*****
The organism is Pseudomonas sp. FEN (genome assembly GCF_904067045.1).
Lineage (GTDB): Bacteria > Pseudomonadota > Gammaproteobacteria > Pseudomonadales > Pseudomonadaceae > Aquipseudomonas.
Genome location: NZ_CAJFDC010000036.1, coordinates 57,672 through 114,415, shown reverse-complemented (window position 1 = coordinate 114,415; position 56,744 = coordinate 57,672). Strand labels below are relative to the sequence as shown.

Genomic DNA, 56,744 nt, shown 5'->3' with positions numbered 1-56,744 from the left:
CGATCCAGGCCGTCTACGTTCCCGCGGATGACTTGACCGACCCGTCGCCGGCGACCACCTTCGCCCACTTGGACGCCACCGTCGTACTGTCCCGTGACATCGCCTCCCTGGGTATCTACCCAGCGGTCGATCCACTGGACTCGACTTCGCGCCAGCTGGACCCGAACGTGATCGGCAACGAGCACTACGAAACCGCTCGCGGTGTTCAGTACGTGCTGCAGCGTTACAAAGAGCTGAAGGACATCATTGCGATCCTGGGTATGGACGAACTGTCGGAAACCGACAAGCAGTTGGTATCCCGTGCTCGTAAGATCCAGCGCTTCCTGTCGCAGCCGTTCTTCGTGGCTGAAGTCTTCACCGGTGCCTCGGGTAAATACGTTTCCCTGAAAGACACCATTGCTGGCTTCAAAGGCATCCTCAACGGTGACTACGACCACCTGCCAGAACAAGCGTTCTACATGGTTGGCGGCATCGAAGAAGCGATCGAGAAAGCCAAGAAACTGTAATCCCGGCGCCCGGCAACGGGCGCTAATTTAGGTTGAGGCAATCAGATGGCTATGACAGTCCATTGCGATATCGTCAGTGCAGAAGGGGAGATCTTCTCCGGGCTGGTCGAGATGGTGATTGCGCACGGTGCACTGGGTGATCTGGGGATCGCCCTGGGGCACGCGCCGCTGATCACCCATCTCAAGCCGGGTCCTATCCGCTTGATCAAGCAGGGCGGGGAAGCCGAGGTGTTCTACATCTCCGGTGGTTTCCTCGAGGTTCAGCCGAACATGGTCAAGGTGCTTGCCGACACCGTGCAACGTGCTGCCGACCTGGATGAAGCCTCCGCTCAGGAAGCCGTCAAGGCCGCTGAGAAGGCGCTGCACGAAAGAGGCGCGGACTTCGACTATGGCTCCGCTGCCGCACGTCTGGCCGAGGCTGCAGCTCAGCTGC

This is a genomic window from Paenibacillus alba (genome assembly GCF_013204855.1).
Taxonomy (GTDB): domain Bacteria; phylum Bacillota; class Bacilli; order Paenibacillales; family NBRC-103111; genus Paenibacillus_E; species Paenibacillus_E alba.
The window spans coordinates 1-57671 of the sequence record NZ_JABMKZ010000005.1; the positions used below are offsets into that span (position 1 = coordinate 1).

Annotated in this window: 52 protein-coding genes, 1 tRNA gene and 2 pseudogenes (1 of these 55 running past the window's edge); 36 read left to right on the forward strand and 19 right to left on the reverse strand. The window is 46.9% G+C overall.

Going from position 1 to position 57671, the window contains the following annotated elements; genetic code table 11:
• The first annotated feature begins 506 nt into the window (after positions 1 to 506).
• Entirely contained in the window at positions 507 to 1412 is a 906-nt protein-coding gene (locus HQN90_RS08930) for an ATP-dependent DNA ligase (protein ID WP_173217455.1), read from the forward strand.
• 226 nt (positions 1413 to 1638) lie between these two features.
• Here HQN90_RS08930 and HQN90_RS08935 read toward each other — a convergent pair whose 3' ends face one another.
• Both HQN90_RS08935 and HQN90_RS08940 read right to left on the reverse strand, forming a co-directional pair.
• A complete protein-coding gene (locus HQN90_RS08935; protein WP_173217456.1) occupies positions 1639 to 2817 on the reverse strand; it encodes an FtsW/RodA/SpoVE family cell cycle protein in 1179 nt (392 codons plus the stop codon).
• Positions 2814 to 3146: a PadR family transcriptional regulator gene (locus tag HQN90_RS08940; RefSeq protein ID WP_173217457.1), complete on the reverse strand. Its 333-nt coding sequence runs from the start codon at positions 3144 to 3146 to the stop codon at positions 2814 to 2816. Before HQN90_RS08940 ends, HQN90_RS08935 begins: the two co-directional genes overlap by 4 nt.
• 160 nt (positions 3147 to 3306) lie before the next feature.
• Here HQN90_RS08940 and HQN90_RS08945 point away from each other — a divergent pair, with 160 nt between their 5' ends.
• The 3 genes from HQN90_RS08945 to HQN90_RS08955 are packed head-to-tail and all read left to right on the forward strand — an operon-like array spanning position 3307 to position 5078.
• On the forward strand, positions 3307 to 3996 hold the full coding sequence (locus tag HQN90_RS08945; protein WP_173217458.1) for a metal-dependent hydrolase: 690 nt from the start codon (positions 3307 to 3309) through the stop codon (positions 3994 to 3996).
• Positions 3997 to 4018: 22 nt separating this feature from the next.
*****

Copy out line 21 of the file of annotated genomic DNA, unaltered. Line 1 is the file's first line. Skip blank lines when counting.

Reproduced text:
• On the forward strand, positions 3307 to 3996 hold the full coding sequence (locus tag HQN90_RS08945; protein WP_173217458.1) for a metal-dependent hydrolase: 690 nt from the start codon (positions 3307 to 3309) through the stop codon (positions 3994 to 3996).